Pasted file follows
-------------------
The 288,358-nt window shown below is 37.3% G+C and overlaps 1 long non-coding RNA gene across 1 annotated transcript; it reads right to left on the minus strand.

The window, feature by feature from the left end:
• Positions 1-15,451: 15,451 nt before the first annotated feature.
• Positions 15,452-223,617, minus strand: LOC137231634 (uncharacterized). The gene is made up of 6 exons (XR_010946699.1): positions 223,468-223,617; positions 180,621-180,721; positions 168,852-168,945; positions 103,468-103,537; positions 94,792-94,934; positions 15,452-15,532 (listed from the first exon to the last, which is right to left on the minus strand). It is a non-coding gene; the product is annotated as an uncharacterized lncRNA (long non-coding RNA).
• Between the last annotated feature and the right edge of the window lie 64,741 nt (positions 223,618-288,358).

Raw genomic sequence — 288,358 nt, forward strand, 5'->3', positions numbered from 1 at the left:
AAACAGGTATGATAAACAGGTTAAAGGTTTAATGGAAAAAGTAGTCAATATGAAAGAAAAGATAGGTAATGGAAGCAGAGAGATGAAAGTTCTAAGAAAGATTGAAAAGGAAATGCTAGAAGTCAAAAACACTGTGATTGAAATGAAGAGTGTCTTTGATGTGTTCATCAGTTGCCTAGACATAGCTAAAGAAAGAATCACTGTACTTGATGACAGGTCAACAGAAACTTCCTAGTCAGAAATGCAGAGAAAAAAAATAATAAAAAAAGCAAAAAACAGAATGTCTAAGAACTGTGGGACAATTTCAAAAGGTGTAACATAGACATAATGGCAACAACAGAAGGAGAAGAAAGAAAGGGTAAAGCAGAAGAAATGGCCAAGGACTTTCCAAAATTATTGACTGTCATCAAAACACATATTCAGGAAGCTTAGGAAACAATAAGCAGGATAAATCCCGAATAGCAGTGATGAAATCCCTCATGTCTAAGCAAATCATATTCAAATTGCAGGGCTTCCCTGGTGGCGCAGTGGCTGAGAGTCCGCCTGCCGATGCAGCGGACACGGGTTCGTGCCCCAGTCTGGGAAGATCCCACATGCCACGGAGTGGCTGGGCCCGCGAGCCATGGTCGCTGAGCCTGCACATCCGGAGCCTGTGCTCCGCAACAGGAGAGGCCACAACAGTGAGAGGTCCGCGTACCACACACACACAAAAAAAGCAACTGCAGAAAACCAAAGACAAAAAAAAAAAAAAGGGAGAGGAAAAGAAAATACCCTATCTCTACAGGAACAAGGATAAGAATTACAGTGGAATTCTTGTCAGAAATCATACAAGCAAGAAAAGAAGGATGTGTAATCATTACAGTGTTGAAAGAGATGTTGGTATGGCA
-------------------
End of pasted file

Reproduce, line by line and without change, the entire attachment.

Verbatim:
The 288,358-nt window shown below is 37.3% G+C and overlaps 1 long non-coding RNA gene across 1 annotated transcript; it reads right to left on the minus strand.

The window, feature by feature from the left end:
• Positions 1-15,451: 15,451 nt before the first annotated feature.
• Positions 15,452-223,617, minus strand: LOC137231634 (uncharacterized). The gene is made up of 6 exons (XR_010946699.1): positions 223,468-223,617; positions 180,621-180,721; positions 168,852-168,945; positions 103,468-103,537; positions 94,792-94,934; positions 15,452-15,532 (listed from the first exon to the last, which is right to left on the minus strand). It is a non-coding gene; the product is annotated as an uncharacterized lncRNA (long non-coding RNA).
• Between the last annotated feature and the right edge of the window lie 64,741 nt (positions 223,618-288,358).

Raw genomic sequence — 288,358 nt, forward strand, 5'->3', positions numbered from 1 at the left:
AAACAGGTATGATAAACAGGTTAAAGGTTTAATGGAAAAAGTAGTCAATATGAAAGAAAAGATAGGTAATGGAAGCAGAGAGATGAAAGTTCTAAGAAAGATTGAAAAGGAAATGCTAGAAGTCAAAAACACTGTGATTGAAATGAAGAGTGTCTTTGATGTGTTCATCAGTTGCCTAGACATAGCTAAAGAAAGAATCACTGTACTTGATGACAGGTCAACAGAAACTTCCTAGTCAGAAATGCAGAGAAAAAAAATAATAAAAAAAGCAAAAAACAGAATGTCTAAGAACTGTGGGACAATTTCAAAAGGTGTAACATAGACATAATGGCAACAACAGAAGGAGAAGAAAGAAAGGGTAAAGCAGAAGAAATGGCCAAGGACTTTCCAAAATTATTGACTGTCATCAAAACACATATTCAGGAAGCTTAGGAAACAATAAGCAGGATAAATCCCGAATAGCAGTGATGAAATCCCTCATGTCTAAGCAAATCATATTCAAATTGCAGGGCTTCCCTGGTGGCGCAGTGGCTGAGAGTCCGCCTGCCGATGCAGCGGACACGGGTTCGTGCCCCAGTCTGGGAAGATCCCACATGCCACGGAGTGGCTGGGCCCGCGAGCCATGGTCGCTGAGCCTGCACATCCGGAGCCTGTGCTCCGCAACAGGAGAGGCCACAACAGTGAGAGGTCCGCGTACCACACACACACAAAAAAAGCAACTGCAGAAAACCAAAGACAAAAAAAAAAAAAAGGGAGAGGAAAAGAAAATACCCTATCTCTACAGGAACAAGGATAAGAATTACAGTGGAATTCTTGTCAGAAATCATACAAGCAAGAAAAGAAGGATGTGTAATCATTACAGTGTTGAAAGAGATGTTGGTATGGCA